I renamed my version Lemon, Cashew, Grape, Raisin and Greens. Pinenuts are so expensive right now so I used cashews. I had arugula so that replaced the spinach. I soaked the raisins and then I used the grapes in two ways: I added them in earlier with the onions as they caramelized. And then I tossed in a handful of grapes at the very end. Peter Gordon, author and chef of a book called “A World in my Kitchen” has a totally delicious recipe called: Lemon, Pinenut, Raisin and Spinach Pasta. I adapted his recipe. Okay, okay so I totally messed with it – his original recipe is soooooo good but I am thrilled with my adaptation. Check his site out at: http://www.peter-gordon.com/
Shopping for Grapes
Shopping for grapes can be an art form in its own way. BC, Ontario and Quebec grapes will be ready for harvesting in Sept/Oct. So right now you want to explore countries like Chile.
Chile’s counter-seasonal harvest means that we can get imported fresh fresh grapes in late winter/spring. My geography of South America is a bit shaky, but I do know that Chile is where the seasons are opposite to that of North America.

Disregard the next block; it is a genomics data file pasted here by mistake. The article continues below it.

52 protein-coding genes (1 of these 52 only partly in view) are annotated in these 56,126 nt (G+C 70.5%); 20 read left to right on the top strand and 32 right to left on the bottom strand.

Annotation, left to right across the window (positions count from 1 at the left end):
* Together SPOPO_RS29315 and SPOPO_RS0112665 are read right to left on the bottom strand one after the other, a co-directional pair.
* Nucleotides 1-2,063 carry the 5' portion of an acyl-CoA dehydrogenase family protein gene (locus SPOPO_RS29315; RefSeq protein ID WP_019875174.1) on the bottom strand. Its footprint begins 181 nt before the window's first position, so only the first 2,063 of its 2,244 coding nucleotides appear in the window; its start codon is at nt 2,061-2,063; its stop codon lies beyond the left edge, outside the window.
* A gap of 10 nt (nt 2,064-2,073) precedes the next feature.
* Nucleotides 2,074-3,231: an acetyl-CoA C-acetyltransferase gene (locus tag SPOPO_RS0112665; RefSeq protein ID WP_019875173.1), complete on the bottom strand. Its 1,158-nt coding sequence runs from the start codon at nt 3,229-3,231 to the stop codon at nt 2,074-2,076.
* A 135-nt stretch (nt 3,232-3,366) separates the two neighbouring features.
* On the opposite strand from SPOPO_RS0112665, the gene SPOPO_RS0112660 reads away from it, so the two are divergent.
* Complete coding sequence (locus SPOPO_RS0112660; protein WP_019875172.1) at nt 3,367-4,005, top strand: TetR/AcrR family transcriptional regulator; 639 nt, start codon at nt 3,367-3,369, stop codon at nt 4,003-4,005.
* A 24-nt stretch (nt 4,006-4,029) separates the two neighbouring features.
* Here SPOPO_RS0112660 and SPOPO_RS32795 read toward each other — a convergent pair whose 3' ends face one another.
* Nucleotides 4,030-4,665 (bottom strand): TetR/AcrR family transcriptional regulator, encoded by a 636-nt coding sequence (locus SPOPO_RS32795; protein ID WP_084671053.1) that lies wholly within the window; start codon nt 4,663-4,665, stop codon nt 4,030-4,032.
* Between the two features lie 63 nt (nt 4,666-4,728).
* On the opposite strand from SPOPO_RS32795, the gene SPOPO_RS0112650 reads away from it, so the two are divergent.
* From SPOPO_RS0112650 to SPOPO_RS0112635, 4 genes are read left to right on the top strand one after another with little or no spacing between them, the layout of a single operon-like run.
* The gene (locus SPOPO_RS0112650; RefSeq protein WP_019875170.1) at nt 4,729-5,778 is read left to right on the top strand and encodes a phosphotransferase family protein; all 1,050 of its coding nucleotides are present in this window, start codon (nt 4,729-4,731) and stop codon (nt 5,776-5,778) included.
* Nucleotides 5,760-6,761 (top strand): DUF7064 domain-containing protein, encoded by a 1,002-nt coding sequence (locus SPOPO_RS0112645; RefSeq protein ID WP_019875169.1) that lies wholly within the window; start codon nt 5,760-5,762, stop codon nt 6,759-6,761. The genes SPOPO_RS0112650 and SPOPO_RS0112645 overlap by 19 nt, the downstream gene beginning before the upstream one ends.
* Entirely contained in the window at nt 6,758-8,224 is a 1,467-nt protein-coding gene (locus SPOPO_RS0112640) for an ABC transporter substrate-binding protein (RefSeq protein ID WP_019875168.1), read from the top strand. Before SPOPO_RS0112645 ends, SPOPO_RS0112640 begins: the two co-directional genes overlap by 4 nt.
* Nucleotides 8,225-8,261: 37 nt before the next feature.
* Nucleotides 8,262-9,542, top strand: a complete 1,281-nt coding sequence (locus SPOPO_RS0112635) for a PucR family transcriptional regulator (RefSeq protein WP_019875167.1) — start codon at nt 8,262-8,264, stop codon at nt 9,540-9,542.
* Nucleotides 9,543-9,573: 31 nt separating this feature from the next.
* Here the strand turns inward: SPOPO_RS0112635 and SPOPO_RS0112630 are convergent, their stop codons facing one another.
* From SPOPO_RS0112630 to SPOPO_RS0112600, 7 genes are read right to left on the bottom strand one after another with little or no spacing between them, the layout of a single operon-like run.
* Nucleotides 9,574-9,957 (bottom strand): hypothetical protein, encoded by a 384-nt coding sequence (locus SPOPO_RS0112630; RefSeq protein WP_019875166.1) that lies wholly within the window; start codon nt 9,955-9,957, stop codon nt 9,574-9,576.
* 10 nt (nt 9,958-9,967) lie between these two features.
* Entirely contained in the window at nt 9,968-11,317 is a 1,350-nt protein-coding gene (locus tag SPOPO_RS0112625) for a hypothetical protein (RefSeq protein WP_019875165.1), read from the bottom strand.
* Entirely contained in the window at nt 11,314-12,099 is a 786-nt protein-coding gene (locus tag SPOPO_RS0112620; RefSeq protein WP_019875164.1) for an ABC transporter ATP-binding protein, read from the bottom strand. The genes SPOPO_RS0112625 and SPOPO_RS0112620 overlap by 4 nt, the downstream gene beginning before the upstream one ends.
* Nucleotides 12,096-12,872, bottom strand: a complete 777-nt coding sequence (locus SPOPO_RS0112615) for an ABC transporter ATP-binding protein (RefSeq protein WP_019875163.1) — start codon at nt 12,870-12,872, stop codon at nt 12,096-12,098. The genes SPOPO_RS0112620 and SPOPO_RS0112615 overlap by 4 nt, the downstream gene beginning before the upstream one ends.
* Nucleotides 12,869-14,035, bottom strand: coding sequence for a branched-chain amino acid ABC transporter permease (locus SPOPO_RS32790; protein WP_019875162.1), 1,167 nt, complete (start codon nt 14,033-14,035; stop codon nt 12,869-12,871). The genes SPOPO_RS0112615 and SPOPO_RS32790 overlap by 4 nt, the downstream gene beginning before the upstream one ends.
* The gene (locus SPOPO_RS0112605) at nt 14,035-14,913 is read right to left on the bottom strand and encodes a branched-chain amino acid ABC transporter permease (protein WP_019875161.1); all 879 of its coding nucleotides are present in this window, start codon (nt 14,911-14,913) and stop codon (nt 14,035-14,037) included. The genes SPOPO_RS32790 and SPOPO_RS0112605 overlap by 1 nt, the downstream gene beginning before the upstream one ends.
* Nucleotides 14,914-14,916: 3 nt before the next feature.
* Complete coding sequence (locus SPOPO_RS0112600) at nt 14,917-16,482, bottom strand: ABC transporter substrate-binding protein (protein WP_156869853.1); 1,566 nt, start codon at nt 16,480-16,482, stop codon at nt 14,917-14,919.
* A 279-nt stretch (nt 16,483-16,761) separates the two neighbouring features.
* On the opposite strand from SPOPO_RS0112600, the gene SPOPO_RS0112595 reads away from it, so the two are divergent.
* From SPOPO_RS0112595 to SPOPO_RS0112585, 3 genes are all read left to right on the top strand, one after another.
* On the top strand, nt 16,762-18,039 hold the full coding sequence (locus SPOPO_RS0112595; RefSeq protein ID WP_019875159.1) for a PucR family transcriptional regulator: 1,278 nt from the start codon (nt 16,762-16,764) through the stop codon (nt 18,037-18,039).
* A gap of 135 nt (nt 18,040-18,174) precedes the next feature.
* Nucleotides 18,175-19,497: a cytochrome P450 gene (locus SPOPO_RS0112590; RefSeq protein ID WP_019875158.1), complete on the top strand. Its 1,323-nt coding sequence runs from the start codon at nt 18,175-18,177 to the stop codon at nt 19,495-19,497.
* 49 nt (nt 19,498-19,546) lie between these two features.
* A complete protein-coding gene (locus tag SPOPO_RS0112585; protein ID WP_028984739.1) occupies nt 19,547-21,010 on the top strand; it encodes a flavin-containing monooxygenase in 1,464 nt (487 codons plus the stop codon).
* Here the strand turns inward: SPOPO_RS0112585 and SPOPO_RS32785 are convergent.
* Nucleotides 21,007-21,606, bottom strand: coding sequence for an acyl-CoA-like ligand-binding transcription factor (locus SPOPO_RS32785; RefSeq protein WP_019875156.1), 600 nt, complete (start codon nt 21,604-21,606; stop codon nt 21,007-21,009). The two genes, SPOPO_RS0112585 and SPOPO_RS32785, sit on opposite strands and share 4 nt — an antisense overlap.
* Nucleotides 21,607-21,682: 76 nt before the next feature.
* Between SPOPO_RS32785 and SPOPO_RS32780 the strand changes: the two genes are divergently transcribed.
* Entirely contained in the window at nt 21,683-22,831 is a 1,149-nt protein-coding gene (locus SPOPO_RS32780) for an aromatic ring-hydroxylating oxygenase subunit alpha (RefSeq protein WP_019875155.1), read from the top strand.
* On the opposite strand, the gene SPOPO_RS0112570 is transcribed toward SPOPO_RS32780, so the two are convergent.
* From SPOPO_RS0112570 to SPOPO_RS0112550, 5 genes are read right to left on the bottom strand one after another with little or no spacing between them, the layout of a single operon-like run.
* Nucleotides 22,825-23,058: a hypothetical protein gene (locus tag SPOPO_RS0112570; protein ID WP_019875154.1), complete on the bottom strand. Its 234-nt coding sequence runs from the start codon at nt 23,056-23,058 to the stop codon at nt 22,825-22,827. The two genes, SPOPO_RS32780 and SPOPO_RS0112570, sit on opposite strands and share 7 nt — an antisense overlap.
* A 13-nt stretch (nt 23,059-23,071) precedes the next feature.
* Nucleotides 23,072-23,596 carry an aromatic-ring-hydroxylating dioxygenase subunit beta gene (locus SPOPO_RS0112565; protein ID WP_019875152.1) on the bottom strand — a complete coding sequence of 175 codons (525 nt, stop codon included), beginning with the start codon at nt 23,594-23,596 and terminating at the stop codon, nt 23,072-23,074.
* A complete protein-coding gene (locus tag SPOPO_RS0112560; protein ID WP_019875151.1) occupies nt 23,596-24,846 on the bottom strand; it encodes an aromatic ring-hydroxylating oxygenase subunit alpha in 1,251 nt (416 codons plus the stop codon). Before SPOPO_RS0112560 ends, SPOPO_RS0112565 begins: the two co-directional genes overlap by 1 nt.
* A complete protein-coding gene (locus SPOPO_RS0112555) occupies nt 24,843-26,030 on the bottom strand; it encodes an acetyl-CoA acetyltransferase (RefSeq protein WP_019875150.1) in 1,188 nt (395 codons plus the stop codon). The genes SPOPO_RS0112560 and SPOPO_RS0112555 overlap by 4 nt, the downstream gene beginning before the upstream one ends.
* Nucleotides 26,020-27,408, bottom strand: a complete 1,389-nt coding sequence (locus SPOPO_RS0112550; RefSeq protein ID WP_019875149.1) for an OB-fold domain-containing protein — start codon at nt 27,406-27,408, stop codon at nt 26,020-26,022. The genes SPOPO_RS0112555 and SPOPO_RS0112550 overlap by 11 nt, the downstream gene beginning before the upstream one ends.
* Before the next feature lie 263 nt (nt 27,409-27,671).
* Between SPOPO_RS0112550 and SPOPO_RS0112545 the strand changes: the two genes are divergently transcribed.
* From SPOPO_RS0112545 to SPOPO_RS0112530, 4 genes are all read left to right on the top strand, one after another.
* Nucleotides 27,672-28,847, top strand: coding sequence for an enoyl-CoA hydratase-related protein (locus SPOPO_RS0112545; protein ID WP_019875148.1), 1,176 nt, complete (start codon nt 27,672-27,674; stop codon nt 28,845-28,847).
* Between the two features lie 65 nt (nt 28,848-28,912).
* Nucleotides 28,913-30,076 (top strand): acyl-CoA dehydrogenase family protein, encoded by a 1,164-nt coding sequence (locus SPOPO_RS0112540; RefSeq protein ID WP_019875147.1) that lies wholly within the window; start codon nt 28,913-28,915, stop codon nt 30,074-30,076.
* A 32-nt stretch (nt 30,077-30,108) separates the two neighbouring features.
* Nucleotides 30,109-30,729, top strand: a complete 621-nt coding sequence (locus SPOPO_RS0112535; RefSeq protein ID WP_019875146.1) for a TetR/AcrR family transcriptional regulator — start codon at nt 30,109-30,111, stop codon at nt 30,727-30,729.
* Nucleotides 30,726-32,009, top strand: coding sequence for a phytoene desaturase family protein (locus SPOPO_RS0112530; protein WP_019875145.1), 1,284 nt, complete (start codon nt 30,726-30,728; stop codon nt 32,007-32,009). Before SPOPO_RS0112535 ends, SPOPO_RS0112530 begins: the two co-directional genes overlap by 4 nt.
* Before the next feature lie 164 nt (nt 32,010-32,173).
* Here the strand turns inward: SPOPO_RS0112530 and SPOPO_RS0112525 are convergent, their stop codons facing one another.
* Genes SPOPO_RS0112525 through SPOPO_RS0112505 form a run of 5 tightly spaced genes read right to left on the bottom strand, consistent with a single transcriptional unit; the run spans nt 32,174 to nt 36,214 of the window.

When you buy grapes do you look for a specific variety, where it was plucked from, a favorite colour? Or because it is a habit to always buy the same grape. Perhaps you always buy seedless. Or it is based on size. I’ve discovered buying grapes is a bit like buying an apple – there are so many varieties to discover!
Not only do you have to deal with multiple seasons but do you want a super large Globe grape or an ultra small Champagne bundle? I’ve always loved Green seedless grapes. The tartness gives me bliss.
This post was sponsored by the Chilean Fresh Fruit Association so I have some great additional info to share with you. Chile is the second longest country in the world, stretching for over 4,300km (about 2,600 miles). The long sequential harvesting period begins in the north from November and continues southward until April means that we see grapes from Chile from late November and into May. The peak period is from January to May.
While known for such popular grape varieties as Red Globe, Crimson and Thompson Seedless, Chile has been introducing numerous new varieties, including:
- Sweet Celebration; Midnight Beauty; Timco; Scarlota Seedless
- Magenta; Sweet Jubilee; Timpson; Allison and Chilean Muscats.
How to pick the best bunch:
- When choosing grape bunches, select ones that are firm, plump, and firmly attached to the stems.
- Look for consistent colour. Their stems should be green and flexible. If they are going a bit brown, that just means they been off their parent plant longer.
- Play with colour: Grapes come in many colours and shades with the most common being red, green or black. You will also find them in shades of purple, pink and yellow-amber.
- Do you see a powdery-white coating on the grapes? Don’t worry. Bloom is a naturally occurring substance that protects grapes from moisture loss and decay. It is safe to eat.